Portland has many unique and interesting neighborhoods to explore. One of the most exciting aspects of visiting Portland is constant possibly of discovery. Rather than containing most places of interest to a few busy streets, Portland has food, shopping, parks, and other activities sprinkled all throughout the city. There is always Here are just a few notable neighborhoods:
Downtown Portland is the heart of the city, centered around Pioneer Square and home to modern commercial towers, new condominiums, and converted lofts, along with several museums and urban parks of interest to tourists, including Tom McCall Waterfront Park along the river. To the immediate south of Downtown is the campus of Portland State University and South Waterfront, an urban revitalization area at the southern end of the streetcar line with newly built glass residential towers.
Just to the north of Downtown is Old Town, which is where Portland was first settled and which has some historic buildings and is a nightlife center, but also contains a fair amount of social services for homeless and mentally ill. The neighborhood also holds the remnants of Chinatown which, despite a lovely archway entry at Burnside and 4th Avenue and some Chinese-inspired street decorations, is rather desolate and may prove a disappointment for visitors expecting the bustle of San Francisco's or New York City's Chinatown.
Just to the northwest of Downtown is the Pearl District, a very hip and trendy neighborhood on the streetcar line which was not long ago derelict warehouses and empty industrial space. The economic success of the Pearl has made it a frequently cited urban planning model, and it is an excellent place to hang out and people watch, eat in fine restaurants, and visit the famous Powell's Bookstore. Perhaps the best spot to people watch is Jamison Square, a city park at the heart of the Pearl that includes a popular fountain which fills a pool during the summer months that's popular with little kids. For a slightly more quiet retreat, Tanner Springs Park is just a couple of blocks north and built to resemble a piece of reclaimed wetland, with tall grasses and a nice pond. On the First Thursday of every month, all art galleries in the Pearl district open their doors for casual viewing, and many serve wine and cheese.
To the north of the Pearl, at the northern end of the streetcar line is the Northwest District, also known as Nob Hill and also on the trendy side and with a variety of retail shops, bars, and restaurants along with plenty of lovely Victorians and tree-lined streets. West of this is the West Hills, where the well-to-do of Portland have traditionally lived. Because of the geography, the streets in the West Hills are a bit of a maze, but they still make for an interesting trek; you'll find lavish mansions, ornate public staircases, and good views of Downtown.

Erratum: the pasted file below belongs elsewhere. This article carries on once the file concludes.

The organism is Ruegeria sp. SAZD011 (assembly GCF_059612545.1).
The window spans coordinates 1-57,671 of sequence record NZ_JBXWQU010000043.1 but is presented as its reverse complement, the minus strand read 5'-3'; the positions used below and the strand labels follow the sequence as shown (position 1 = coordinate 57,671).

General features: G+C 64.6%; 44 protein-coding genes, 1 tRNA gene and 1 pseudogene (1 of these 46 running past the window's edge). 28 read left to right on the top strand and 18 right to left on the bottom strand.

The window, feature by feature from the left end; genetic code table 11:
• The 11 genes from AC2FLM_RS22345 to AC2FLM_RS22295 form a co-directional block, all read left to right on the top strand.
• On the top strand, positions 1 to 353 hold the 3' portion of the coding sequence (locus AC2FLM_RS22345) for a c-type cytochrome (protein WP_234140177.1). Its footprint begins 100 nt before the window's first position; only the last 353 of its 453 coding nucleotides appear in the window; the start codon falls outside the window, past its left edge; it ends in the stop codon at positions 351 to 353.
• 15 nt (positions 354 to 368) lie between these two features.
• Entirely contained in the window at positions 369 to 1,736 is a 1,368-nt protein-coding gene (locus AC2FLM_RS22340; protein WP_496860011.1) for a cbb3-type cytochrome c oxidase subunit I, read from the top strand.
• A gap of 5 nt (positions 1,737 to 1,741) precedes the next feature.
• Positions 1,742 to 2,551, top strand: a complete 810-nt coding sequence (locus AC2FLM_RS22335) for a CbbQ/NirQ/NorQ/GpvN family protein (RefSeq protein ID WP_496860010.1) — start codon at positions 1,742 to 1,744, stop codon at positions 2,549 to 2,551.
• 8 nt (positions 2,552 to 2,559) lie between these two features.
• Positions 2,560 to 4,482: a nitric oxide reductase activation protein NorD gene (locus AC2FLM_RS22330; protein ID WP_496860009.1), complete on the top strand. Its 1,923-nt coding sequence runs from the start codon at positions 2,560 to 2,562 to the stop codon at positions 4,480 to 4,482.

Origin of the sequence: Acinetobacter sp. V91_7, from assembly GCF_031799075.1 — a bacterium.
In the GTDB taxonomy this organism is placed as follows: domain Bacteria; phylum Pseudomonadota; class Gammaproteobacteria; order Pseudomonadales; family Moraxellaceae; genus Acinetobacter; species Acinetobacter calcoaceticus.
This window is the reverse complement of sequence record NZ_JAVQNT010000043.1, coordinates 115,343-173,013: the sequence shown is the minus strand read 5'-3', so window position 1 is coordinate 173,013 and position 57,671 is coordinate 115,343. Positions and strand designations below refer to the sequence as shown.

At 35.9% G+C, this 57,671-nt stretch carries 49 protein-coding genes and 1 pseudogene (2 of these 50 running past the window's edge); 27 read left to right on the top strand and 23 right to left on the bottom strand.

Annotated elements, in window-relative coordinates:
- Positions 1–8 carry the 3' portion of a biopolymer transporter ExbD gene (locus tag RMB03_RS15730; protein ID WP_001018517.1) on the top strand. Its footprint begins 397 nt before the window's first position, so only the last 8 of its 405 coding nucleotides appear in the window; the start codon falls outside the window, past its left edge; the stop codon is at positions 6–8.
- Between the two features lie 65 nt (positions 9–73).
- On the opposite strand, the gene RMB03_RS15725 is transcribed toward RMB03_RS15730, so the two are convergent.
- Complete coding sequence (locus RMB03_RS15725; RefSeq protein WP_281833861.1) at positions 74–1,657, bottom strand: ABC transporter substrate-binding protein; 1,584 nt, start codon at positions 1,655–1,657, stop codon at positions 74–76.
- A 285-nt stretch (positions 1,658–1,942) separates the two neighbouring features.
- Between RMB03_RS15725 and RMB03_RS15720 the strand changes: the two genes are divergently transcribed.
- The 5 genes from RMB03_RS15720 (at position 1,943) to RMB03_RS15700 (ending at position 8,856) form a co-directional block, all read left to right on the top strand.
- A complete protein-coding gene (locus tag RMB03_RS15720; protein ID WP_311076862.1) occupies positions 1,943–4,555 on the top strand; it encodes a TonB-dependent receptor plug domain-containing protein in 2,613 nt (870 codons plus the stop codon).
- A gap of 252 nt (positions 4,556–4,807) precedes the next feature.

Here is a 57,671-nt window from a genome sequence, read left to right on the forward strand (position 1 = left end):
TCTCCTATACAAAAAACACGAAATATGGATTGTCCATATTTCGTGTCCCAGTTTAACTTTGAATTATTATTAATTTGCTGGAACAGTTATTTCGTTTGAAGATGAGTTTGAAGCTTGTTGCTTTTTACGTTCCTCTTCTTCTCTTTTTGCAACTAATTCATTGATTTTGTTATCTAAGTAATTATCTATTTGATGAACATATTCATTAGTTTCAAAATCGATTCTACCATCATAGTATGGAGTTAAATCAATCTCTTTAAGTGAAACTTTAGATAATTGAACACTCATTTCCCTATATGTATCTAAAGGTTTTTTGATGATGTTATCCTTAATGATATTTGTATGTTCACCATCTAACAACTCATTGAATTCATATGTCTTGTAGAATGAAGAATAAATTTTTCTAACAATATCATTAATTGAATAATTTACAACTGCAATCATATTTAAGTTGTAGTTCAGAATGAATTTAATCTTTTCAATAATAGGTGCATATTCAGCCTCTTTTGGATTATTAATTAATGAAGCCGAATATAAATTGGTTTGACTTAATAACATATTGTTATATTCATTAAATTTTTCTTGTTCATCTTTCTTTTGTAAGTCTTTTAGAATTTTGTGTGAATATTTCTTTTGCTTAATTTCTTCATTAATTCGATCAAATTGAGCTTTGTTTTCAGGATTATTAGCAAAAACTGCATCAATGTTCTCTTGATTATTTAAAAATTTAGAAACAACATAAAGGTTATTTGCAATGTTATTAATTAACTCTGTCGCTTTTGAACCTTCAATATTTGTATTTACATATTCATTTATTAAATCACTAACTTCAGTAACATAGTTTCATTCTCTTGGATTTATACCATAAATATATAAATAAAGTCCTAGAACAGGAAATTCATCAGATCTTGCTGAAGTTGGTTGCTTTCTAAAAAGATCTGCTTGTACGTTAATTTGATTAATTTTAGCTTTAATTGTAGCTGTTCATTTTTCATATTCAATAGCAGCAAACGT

Hawthorne Blvd, which runs east-west across the river from Downtown, has a broad selection of shops including a menagerie of vintage goods at the House of Vintage and the ornate Bagdad Theater Pub, and is a center of the counter-culture/bohemian community which is dissipating to make way for a variety of upscale businesses. The nearby Belmont Street is also worth a visit if you are in the neighborhood, with a similar - if smaller - array of shops and attractions.
Located along Broadway and Sandy Blvd northeast of downtown, Hollywood is a commercial district for the nearby neighborhoods and home to the Hollywood Theater, a historic non-profit theater with an ornate facade showing a variety of independent, second run, and classic films as well as original programming and interactive events. There is also a popular Saturday farmers market in the neighborhood during the warm months.
To the north of downtown between MLK Blvd and 30th Avenue, Alberta Street has much the same feel as Hawthorne Blvd; a counter-culture/bohemian community that's becoming popular with yuppies. Alberta is home to Last Thursday, said by many locals to be the alternative to First Thursday in the Pearl District and also featuring wine tasting and gallery openings, along with street vending and performance artists. The Neighborhood between Alberta Street and Broadway is known as Irvington, and contains many historic Craftsman homes.
Other neighborhoods to explore include: St. Johns in North Portland featuring the gorgeous St. Johns Bridge, Mississippi Avenue, quaint Sellwood, Inner Southeast a loosely defined neighborhood where bars and music venues have been cropping up amidst the industrial landscape, Foster-Powell, East Burnside and Stark, Division and Clinton Street, and North Williams.